China has tried to pursue adaptation and mitigation solutions to these sandstorms for over 40 years. It initiated a massive infrastructure project more than 40 years ago called Three-North Shelter Forest Program, when it began planting a series of forest strips through its northern areas around the Gobi Desert in 1978, in an attempt to prevent the desert’s surrounding grasslands from degrading and becoming desert. Also known as “Great Green Wall,” it has been somewhat effective at reducing erosion and slowing desert expansion, but is unable to block against dust that’s being carried on winds at such high altitudes.

Source: Gordon Dumolin

Climate change-exacerbated extreme weather events like these sandstorms have largely negative impacts on human and economic health, though they impact both urban and rural areas differently. For people in the midst of these storms, exposure to their horrifying air quality levels can make people sick. Particles less than 10 micrometers in diameter — which these storms carried across the continent — can get deep into people’s lungs and even get into their bloodstreams.

These particles might be invisible on their own, but they come together to create the most striking visuals from these storms: the disorienting orange-y haze that shrouded Chinese cities. Some of them, like Beijing, are already notorious for their poor air quality and greyish smog, with some calling the situation the “airpocalypse.” (Mid-pandemic, its air pollution levels dropped, but now, they’re rising again, thanks to increased industrial activity in post-lockdown rebounds.)

Smog in Beijing in 2014. Source: Lei Han via Flickr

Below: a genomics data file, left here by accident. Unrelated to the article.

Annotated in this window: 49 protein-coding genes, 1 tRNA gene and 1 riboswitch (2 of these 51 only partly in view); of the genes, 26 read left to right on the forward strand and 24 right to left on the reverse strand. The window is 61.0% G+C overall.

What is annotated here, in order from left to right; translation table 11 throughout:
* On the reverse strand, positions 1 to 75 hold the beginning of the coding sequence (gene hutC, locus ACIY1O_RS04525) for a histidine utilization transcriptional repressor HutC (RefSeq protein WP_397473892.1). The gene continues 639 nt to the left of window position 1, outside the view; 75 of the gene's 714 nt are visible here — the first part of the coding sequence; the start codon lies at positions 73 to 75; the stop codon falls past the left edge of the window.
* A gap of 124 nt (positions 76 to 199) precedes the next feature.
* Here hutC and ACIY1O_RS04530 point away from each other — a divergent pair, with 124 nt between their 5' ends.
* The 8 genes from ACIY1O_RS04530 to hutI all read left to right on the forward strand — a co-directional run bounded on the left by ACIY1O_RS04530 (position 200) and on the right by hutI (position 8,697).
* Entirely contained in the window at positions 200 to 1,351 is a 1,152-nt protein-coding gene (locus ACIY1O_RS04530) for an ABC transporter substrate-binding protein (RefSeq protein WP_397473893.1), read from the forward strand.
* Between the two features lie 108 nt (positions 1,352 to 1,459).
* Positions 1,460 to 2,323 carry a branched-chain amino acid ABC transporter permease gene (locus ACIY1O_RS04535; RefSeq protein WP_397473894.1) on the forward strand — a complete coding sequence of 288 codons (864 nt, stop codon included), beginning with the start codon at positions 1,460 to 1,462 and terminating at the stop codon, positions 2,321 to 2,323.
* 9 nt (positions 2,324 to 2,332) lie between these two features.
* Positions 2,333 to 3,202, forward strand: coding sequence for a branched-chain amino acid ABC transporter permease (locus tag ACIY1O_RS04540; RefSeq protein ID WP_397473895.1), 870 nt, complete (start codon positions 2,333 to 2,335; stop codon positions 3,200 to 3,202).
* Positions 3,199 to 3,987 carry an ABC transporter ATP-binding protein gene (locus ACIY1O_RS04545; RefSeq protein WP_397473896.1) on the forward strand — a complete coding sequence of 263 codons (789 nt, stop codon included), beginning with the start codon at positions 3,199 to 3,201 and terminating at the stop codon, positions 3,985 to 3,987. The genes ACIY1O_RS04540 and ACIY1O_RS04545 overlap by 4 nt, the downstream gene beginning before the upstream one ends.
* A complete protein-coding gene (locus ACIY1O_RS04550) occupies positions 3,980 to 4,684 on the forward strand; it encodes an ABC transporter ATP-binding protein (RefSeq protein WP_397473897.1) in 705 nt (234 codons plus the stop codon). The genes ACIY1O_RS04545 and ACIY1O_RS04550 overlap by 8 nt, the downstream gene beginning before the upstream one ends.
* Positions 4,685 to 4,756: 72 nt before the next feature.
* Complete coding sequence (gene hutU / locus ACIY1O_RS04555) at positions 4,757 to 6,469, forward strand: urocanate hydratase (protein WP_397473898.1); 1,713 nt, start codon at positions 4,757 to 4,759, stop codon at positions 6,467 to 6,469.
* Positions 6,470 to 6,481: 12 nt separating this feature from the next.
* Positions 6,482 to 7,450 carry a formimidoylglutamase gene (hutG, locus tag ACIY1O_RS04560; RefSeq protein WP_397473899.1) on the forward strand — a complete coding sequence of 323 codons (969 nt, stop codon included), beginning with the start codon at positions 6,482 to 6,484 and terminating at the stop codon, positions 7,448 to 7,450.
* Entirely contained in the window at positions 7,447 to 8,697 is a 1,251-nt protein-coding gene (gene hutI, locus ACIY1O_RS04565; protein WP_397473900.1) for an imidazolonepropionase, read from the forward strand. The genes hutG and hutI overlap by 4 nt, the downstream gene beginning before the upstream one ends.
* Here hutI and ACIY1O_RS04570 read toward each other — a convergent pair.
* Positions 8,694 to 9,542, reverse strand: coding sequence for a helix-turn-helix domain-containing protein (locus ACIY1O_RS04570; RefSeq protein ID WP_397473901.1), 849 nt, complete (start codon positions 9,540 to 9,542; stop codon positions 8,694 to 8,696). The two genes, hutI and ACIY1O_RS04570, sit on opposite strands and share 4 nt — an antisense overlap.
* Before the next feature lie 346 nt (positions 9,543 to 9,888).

“The (air) quality is much worse than in previous years,” Gary Zi, a 48-year-old Beijing resident working in finance, told The Guardian. “Breathing becomes difficult. Sand gets into your eyes and your nose.”

Sand and dust storms also affect agriculture in rural areas that depend upon it as a livelihood. These storms bury seedlings under sand deposits, reducing crop yields. They sandblast plants, which can lead to the loss of plant tissue and reduced photosynthetic activity, as well as delayed plant development. They can injure livestock and reduce their productivity. In addition, sediment can fill up irrigation canals, also leading to closed transportation routes and affected water quality of rivers and streams.

Sandstorms can provide certain benefits, however. Windborne deposits of sand and dust are a source of micronutrients for ecosystems around the world: Saharan dust, for example, is believed to fertilize the Amazon rainforest. Plus, the iron and phosphorus transported during dust storms can benefit marine biomass production in parts of the oceans lacking these elements.

Like all weather phenomena, sandstorms are neither good nor bad on their own — they’re just changing due to climate change. And more unpredictable weather can cause chaos and confusion for people living in affected locations.